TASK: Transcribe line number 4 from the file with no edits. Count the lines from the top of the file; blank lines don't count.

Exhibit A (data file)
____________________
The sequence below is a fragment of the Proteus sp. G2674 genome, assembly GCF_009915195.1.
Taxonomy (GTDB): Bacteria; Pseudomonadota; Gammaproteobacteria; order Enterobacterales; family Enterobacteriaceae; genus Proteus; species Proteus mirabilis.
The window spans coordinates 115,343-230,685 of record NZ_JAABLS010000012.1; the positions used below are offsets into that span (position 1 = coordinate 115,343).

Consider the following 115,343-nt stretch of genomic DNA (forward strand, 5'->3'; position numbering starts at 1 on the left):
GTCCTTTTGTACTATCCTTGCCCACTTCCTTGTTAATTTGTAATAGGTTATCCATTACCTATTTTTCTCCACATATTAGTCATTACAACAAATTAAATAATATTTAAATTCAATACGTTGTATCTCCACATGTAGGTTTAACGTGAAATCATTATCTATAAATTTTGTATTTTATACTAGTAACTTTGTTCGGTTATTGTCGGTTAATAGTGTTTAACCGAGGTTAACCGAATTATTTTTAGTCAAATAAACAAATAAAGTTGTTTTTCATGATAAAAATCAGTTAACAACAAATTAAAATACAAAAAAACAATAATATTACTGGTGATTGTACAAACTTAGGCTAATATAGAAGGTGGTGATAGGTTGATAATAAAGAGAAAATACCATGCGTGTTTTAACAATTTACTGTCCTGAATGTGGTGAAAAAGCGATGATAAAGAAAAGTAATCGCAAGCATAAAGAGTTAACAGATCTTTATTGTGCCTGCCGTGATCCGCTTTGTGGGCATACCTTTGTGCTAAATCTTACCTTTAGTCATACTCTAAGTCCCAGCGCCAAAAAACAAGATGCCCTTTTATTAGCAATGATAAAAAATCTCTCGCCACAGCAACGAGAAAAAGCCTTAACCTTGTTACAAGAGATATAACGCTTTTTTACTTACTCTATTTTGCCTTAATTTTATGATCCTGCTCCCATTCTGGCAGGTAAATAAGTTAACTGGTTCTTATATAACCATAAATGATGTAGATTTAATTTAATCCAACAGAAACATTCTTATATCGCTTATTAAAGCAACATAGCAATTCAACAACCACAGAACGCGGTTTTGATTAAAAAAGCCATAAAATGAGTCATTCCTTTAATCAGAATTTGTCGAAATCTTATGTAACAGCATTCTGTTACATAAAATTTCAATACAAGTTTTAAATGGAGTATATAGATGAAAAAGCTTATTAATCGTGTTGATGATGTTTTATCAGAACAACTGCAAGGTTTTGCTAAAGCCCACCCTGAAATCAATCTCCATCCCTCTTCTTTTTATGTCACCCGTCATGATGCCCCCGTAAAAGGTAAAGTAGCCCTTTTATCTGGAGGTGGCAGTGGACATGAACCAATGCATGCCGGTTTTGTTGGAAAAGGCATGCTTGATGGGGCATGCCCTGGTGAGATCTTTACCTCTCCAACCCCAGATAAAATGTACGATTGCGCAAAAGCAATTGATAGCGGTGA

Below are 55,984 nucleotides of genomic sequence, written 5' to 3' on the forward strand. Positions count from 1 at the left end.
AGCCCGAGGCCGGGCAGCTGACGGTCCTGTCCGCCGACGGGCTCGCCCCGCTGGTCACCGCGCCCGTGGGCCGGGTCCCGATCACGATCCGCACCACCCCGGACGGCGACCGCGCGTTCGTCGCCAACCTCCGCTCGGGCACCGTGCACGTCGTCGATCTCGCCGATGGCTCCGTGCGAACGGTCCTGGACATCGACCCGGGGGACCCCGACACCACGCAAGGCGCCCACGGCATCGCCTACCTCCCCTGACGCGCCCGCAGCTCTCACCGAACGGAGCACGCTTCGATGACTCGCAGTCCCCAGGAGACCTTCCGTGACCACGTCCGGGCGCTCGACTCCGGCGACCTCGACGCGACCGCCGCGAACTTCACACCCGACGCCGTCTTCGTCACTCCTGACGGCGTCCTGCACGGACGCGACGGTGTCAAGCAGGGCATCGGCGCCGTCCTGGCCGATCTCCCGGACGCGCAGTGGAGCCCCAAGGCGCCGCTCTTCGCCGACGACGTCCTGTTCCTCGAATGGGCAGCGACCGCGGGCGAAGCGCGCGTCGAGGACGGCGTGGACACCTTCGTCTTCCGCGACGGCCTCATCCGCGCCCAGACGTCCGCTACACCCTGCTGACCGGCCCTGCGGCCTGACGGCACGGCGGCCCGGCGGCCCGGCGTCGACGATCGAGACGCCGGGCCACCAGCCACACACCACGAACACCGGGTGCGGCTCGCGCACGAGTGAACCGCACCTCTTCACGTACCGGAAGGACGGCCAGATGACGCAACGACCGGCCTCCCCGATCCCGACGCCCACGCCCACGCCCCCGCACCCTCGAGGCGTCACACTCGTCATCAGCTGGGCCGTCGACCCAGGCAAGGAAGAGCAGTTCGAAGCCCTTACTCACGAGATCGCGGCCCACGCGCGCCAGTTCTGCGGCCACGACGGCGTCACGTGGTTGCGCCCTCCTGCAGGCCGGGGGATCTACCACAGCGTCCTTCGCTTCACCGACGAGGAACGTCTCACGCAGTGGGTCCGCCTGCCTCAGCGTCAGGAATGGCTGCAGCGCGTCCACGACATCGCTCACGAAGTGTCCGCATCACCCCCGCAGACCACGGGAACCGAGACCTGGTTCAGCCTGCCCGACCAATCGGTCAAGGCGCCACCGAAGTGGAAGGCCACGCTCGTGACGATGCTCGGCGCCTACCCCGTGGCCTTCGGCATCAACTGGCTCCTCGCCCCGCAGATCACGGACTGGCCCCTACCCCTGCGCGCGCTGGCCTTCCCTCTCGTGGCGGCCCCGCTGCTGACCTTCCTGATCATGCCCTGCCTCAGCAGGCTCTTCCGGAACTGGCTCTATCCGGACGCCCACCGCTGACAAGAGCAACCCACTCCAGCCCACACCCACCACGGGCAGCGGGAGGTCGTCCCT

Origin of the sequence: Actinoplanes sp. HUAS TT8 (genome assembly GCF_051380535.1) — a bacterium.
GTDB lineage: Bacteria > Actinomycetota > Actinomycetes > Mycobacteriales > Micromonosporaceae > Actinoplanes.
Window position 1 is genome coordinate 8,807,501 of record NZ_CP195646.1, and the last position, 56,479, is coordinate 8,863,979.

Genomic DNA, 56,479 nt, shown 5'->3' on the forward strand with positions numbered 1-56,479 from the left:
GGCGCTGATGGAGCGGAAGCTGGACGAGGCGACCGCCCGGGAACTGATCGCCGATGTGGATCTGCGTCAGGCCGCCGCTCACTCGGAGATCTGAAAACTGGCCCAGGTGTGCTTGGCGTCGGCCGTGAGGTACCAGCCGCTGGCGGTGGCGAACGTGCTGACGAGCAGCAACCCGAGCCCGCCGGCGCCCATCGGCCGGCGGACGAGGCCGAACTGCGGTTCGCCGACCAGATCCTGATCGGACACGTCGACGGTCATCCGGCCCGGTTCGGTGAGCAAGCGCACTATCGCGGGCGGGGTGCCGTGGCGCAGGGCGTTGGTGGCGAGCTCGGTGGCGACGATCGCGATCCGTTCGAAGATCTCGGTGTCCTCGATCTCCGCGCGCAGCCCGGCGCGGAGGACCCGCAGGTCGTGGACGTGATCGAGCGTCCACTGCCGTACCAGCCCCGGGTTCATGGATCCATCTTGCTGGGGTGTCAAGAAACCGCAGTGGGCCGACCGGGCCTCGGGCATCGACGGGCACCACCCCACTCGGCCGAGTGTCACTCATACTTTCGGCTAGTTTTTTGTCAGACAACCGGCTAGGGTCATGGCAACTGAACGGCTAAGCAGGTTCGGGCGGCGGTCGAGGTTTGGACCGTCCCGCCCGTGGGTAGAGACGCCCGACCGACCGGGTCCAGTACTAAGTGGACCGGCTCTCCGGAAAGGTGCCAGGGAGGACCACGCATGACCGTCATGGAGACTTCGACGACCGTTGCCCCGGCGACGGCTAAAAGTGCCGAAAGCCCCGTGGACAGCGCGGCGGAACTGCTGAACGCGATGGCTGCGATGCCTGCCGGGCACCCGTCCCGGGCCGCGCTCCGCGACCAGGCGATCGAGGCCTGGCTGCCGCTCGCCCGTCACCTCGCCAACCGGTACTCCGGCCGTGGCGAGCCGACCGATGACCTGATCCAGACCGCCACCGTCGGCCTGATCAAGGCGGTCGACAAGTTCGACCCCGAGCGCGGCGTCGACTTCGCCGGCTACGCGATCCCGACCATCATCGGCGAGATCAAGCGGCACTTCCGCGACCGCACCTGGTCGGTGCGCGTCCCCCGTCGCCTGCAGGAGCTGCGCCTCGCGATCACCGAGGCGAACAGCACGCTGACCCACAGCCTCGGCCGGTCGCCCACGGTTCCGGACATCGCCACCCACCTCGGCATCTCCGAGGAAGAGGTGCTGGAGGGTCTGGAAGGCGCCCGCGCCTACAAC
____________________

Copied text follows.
Consider the following 115,343-nt stretch of genomic DNA (forward strand, 5'->3'; position numbering starts at 1 on the left):